By Anthony Casperson
The episode opens. One of the main characters takes center stage. Camera following this perspective character, their day progresses. You see some of the other main characters in secondary storylines. Strange, unexplained interactions occur with those other main characters, but the perspective remains on the one character.
Whatever plotline occurs this day for the perspective character finds its resolution early on in the episode. You question, “How can that be it? It barely even started” And then, a little notification pops up saying, “Earlier that same day.” The camera lingers on one of the other main characters, whom you’ve seen in a secondary storyline during the first part of the episode.
The day progresses for this character now. Some of the previously unexplained plotlines come to be revealed. Those moments in the first part of the episode interacting with this second character now make more sense because the context has been explained.
And the same holds true when the camera follows a third, and even sometimes fourth, perspective character through the same day. Each revealing new aspects of understanding the overarching story. That which seemed strange and unexplainable becomes clearer because we now understand the context.
This is one of those storytelling methods where understanding the context of specific characters’ stories is important in order to see the full picture. Each individual piece is true. And each can be a story in and of themselves. But, there are unclear moments unless you’re willing to search out the full story.
I was reminded of this type of storytelling recently, while figuring out what the next sermon series for Brushstrokes of a Theonerd would be. (I know there’s still three more sermons for our current series after the one posted today, but that’s about how far in advance I like to be.)
In trying to figure out which book to preach from, a part of me was thinking about the book of James. I knew it to be largely considered a New Testament book of wisdom. Often people think it to be akin to the book of Proverbs, where some elements repeat, but a lot of the discussion can seem disjointed. Moments without clarity while looking at the book through only a specific perspective.
So, what I needed was context to understand the strange and unexplainable parts. I needed to not only follow the perspective of the words themselves, but also the perspective of historical events surrounding the time of the writing. I learned that during the decade of the 50’s AD (the likely time period in which James wrote since he died in 62 AD), increasing violence and aggression against the Roman government by those within Israel’s borders caused the Romans to react.
In part, they took the land owned by smaller, peasant farmers and gifted it to wealthier landowners who were a bit more agreeable with Rome’s rule. This caused these now-landless farmers to become even poorer day laborers. The lines between the rich and the poor became more defined. A dichotomy highly visible in the words written within the book.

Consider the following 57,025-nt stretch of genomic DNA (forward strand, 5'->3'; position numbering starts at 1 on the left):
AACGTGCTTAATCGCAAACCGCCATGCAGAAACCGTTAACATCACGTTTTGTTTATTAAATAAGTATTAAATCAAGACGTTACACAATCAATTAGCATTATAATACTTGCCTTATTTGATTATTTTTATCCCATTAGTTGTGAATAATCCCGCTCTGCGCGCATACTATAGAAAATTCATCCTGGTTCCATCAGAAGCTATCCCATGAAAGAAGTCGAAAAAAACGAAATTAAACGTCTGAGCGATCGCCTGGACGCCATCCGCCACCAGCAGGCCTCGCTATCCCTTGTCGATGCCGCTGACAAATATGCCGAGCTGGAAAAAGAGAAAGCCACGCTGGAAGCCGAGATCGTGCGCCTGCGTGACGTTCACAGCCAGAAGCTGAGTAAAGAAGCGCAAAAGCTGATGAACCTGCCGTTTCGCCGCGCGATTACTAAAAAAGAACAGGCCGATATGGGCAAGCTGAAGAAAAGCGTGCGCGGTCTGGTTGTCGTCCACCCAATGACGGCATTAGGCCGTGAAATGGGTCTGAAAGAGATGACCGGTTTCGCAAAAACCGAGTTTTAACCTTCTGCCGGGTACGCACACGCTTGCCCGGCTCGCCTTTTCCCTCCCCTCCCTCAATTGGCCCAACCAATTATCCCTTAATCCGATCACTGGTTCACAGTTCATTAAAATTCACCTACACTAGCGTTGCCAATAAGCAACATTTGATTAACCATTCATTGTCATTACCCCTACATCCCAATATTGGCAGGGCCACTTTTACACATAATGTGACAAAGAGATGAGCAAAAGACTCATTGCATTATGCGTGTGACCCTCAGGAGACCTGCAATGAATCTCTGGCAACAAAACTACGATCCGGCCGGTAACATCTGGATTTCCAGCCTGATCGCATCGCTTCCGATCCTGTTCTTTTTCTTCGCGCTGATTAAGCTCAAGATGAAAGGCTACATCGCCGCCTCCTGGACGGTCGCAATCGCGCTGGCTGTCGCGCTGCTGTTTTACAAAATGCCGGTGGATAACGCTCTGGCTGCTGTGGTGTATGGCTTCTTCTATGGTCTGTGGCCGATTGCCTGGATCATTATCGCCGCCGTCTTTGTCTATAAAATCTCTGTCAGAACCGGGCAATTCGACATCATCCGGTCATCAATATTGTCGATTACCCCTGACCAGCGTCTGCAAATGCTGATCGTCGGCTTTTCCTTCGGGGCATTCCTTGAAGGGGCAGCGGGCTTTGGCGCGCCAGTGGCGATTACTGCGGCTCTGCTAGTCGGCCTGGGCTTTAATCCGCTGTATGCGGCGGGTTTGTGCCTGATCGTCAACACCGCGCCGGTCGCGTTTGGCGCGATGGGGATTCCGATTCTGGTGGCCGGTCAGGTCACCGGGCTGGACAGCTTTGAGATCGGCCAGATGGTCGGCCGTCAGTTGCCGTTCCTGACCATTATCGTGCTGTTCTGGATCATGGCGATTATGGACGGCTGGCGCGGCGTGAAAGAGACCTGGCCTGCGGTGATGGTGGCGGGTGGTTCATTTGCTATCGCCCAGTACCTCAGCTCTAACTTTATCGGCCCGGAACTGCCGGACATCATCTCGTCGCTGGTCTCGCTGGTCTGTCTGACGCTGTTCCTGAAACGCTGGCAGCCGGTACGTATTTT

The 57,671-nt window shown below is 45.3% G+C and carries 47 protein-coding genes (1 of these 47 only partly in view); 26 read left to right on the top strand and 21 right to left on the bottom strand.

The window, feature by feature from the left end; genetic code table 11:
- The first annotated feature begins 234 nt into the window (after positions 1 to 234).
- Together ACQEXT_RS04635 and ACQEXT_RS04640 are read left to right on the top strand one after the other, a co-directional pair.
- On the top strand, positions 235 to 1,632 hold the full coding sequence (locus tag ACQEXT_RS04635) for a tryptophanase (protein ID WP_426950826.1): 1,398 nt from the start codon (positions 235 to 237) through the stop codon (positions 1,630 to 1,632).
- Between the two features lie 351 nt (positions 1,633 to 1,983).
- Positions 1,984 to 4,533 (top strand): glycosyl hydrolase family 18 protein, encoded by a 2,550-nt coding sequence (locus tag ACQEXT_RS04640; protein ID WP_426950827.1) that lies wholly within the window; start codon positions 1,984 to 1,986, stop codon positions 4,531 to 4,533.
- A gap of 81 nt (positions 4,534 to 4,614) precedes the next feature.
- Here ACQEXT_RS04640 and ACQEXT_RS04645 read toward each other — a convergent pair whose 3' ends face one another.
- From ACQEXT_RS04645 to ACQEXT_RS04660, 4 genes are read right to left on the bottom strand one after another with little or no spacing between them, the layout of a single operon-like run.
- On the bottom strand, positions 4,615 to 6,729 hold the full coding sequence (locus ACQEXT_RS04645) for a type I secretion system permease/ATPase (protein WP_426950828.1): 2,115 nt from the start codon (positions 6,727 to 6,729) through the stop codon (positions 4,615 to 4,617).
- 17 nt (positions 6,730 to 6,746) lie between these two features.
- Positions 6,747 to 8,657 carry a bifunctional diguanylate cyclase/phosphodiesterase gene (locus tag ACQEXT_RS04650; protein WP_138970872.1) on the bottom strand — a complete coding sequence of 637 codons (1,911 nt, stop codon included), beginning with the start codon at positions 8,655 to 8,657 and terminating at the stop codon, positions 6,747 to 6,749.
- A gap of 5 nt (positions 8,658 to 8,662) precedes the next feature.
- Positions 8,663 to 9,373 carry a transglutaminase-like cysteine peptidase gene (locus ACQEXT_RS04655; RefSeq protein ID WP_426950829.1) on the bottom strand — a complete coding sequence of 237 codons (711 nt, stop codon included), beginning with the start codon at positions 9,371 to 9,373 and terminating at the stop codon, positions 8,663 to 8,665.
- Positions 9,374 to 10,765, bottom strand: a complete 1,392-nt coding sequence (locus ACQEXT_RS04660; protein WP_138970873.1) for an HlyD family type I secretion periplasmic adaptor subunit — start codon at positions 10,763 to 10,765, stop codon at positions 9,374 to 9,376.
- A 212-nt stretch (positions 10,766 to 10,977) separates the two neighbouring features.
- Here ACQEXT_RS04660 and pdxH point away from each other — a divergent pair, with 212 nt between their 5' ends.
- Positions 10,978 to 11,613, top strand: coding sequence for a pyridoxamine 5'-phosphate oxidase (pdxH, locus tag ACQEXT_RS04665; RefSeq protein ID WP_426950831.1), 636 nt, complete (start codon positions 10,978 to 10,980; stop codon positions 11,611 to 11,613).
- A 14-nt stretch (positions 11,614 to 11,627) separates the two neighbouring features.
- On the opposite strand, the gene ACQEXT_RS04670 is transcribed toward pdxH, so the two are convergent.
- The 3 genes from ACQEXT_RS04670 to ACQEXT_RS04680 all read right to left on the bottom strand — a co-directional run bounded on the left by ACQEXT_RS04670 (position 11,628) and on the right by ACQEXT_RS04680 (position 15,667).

And it wasn’t just true for farmers, but also for priests. The lower level priests suffered at the hand of the upper echelon including the High Priest, who’s position was meant to follow a family line, but became a political position granted by the Roman government. If you had enough money and clout, you could rise to prominence as high priest…and you had to get that money somehow.
This was the climate in which James wrote words about rejoicing in trials of various kinds. He called for people to act in faith, but without partiality. He warned about the destructive nature of an uncontrolled tongue. He called for patience as we await the justice about which we pray to God.
Ultimately, James was martyred in 62 AD by the hand of the then High Priest, Ananus II. (Insert your own joke about that name here.) The Roman procurator, Festus, had just died. And Ananus saw his moment to strike out at this high profile leader of the church. Executing James, the high priest thought that his trouble with peaceful protestors for social justice was over. However, things didn’t work out the way that he thought they should.
Outcry rose up on account of the death of James, especially among the overlooked members of Jerusalem’s population, both those who were followers of Jesus and those who were not. While James was a leader of the followers of Jesus, they were not his only concern. His voice rose up to speak out for all the downtrodden, all whom society tended to push down. This is why they all lifted their voices for justice in his death.
And with this outcry, the next procurator had to do something to Ananus. The voices of the poor and outcast coalesced to action on the part of the government, causing them to oust the high priest. Sure, it wasn’t complete justice for the execution of a man of peace, but that same man wrote, in chapter 5 of his epistle, that followers of Jesus should be patient to receive full justice when Jesus returns.
I never knew that James was such an advocate for social justice. His call for wisdom over war tempers the stance toward the godly, but his concern for the well-being of the common people is obvious once shown this context. I guess I shouldn’t be surprised that the human half-brother of Jesus would care like his Savior.
The upcoming sermon series will be called Social Justice Wisdom, but that discussion is meant for the sermons. My point for this blog is how amazing it is when confusion becomes clarity. The bible often sounds confusing. Parts don’t seem to make sense, or they don’t seem to apply to our modern life. But if we get that camera shift to the second, third, or even fourth perspective, those crazy moments will come clear as context is explained.